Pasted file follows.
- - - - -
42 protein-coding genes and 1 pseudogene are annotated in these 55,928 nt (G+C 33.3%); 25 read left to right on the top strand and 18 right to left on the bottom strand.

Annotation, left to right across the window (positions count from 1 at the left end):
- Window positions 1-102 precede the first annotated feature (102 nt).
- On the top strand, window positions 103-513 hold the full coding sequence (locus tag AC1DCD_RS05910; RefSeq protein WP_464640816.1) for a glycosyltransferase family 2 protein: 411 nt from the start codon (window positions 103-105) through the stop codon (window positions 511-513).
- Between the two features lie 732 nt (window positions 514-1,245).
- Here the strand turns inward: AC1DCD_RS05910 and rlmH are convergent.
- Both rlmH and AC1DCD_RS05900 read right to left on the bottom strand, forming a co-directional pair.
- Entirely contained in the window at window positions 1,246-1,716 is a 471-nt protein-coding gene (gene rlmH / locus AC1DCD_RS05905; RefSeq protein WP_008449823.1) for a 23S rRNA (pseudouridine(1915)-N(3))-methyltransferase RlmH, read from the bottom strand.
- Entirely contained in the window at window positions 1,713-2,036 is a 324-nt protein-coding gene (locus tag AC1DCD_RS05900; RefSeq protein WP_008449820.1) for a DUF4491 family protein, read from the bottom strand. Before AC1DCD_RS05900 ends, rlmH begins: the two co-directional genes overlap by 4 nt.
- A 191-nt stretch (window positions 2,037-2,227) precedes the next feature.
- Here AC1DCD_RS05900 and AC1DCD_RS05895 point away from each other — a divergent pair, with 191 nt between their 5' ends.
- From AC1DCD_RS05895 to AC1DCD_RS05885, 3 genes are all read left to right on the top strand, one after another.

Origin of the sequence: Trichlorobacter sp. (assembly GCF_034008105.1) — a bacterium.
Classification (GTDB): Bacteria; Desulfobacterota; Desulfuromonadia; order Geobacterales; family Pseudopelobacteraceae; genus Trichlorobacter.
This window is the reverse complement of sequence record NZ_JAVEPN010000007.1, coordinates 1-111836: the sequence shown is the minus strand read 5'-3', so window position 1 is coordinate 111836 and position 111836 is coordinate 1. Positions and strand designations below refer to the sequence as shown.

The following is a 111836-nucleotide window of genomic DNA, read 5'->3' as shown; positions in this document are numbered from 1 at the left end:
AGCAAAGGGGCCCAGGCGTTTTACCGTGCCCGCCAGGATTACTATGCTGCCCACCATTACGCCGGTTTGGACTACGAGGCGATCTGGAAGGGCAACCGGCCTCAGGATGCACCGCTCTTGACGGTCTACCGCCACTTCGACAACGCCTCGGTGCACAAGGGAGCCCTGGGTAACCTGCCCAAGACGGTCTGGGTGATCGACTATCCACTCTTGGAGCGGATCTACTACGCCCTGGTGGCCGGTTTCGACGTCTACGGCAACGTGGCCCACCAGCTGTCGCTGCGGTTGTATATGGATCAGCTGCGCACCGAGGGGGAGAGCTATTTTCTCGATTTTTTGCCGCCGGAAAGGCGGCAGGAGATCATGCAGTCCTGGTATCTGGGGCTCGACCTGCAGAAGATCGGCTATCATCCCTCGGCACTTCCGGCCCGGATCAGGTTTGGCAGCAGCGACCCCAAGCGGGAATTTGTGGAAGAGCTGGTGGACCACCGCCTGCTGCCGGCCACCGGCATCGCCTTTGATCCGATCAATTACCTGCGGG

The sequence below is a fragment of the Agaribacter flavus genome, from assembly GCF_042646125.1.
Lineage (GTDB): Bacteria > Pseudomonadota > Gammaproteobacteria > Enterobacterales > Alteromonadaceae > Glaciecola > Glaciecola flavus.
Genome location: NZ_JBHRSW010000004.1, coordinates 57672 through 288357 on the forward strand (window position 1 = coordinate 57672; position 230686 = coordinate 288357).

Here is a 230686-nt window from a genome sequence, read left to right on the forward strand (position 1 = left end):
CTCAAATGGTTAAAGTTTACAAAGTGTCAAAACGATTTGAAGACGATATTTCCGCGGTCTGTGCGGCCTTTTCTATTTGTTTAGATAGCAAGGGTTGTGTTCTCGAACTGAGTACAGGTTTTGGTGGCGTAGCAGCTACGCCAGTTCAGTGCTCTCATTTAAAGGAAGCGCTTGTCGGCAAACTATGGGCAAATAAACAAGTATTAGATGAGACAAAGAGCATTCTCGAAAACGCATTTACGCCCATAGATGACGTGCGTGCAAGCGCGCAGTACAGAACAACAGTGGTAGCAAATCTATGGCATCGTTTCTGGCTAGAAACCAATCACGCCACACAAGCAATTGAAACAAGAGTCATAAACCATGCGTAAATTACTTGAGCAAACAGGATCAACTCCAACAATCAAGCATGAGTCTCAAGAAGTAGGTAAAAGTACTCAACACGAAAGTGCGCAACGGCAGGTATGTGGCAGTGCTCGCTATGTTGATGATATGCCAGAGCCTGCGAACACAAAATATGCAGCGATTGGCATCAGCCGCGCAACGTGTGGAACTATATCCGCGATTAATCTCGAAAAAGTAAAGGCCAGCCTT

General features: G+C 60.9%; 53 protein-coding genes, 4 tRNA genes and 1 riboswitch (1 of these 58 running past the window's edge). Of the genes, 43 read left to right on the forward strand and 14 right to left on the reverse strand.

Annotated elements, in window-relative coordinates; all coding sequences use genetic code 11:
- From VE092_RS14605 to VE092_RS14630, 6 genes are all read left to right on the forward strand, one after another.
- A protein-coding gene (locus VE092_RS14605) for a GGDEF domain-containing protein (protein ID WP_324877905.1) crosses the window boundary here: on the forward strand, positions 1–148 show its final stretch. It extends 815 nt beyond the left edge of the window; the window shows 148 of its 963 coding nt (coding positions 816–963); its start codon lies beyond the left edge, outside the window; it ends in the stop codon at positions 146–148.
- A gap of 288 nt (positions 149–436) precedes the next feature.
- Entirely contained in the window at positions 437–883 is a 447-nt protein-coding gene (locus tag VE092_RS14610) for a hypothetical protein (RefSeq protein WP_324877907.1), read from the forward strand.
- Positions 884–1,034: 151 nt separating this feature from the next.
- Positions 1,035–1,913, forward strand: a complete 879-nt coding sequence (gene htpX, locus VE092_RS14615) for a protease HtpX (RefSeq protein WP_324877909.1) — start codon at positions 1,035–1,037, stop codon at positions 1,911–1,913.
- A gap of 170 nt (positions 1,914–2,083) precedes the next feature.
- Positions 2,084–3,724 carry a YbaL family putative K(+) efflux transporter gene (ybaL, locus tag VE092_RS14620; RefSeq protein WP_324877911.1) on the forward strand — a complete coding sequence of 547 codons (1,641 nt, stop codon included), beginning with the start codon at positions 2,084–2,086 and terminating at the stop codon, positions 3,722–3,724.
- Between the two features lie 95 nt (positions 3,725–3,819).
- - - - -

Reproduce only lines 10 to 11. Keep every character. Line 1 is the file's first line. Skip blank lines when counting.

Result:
- A 191-nt stretch (window positions 2,037-2,227) precedes the next feature.
- Here AC1DCD_RS05900 and AC1DCD_RS05895 point away from each other — a divergent pair, with 191 nt between their 5' ends.